The Pullman Group and EMI have hammered out a deal under which the Pullman Group would purchase all of Ronald Isley’s assets out of bankruptcy, including his portion of the Isley Brothers’ classic R&B music catalog, which includes such hits as “Shout” and “It’s Your Thing.”
But U.S. Bankruptcy Judge Kathleen March refused to sign off on the deal Tuesday, noting objections to the agreement from several parties, including singer Michael Bolton, who may be planning a competing bid for Isley’s assets.
March ordered the parties back to court next month.
In addition to Bolton, the proposed arrangement faces opposition from Marvin Isley and Christopher Jasper, both onetime members of the singing group, who oppose the sale, claiming that it will result in the sale of assets in which they have a copyright interest.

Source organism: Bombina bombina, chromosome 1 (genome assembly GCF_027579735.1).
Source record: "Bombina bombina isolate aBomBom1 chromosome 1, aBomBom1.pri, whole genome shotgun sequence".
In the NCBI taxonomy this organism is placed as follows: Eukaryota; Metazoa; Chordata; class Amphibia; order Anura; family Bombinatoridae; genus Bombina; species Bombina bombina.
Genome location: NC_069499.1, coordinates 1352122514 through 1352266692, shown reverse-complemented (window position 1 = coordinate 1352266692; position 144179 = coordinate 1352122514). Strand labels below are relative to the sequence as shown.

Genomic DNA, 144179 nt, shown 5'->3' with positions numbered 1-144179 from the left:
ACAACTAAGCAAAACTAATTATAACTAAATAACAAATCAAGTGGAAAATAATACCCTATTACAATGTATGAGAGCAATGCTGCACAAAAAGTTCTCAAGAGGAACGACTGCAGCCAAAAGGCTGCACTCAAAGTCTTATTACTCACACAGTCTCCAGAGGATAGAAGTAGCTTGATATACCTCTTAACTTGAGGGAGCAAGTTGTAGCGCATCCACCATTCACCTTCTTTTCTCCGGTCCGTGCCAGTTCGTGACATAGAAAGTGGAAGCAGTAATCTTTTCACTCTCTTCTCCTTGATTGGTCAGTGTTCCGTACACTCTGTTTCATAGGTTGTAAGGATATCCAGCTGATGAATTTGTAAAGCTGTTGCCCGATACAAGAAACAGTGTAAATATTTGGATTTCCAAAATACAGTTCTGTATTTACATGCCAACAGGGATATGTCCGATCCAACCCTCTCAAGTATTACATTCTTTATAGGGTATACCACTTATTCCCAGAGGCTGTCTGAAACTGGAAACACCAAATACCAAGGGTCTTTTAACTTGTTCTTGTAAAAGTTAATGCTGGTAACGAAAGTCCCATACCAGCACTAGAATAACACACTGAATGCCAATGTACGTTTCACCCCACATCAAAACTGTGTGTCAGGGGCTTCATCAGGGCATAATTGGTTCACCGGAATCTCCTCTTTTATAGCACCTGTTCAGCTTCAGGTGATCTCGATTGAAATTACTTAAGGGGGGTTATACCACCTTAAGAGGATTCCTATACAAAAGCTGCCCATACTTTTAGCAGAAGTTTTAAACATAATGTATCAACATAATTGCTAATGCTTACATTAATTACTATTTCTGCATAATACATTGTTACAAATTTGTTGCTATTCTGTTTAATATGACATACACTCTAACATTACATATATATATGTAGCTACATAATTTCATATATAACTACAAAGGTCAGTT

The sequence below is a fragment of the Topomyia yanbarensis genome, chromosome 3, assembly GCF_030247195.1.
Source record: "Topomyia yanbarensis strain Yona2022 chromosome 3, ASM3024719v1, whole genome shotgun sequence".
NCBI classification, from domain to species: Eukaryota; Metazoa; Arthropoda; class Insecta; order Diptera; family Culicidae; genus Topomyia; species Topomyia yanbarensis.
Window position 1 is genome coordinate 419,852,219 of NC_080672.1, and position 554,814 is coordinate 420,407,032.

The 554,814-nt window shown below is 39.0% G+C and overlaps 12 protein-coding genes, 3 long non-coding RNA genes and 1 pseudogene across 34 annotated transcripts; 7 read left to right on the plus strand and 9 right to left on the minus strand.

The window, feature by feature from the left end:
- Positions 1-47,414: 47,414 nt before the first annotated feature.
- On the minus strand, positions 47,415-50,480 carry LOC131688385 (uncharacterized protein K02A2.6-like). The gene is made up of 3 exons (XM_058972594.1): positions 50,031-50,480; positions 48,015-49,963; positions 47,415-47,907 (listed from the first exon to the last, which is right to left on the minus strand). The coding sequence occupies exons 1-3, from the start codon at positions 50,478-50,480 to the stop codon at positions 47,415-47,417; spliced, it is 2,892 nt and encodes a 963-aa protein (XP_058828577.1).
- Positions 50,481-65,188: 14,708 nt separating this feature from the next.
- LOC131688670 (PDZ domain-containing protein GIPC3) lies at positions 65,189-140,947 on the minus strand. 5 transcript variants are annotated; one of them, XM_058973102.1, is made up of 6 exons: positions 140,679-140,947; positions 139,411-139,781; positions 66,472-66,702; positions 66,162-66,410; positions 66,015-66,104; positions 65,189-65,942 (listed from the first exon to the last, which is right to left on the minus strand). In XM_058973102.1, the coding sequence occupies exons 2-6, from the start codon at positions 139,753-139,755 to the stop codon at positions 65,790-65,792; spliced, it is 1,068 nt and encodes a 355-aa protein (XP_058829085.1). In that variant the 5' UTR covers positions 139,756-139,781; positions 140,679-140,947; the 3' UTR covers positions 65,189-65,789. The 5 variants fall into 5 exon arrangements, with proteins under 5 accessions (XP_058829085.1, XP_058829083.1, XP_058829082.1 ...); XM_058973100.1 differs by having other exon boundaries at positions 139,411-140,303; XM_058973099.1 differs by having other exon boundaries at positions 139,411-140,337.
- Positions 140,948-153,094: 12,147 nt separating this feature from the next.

Bolton put in an initial bid of $25,000 to buy Ronald Isley’s interest in a $6 million judgment.
Isley won a copyright infringement lawsuit against Bolton over the hit song “Love Is a Wonderful Thing.” That case is now on appeal in the U.S. 9th Circuit Court of Appeals.
If Bolton bought Isley’s interest in the judgment, the lawsuit would be over, since Bolton would owe any judgment to himself. The bankruptcy trustee has since decided that Isley’s assets will not be sold piecemeal.
Bolton’s lawyer suggested Tuesday that Bolton might attempt to outbid the Pullman Group and acquire all the Isley assets.
The Pullman Group, the inventor of the Bowie bonds, under which music assets are pledged to secure bonds and the debt repaid from the royalty stream, would pay approximately $2 million for the estate.
But because Pullman will separately pay Ronald Isley’s outstanding IRS bill of approximately $2 million so it doesn’t have to come out of the bankruptcy estate, the deal is valued by the bankruptcy trustee at nearly $5 million. EMI would also be paid $300,000 to give up its matching rights.
The Pullman deal has Ronald Isley’s support because once the bonds are paid off, the copyright in the songs reverts to him, or more likely, his estate.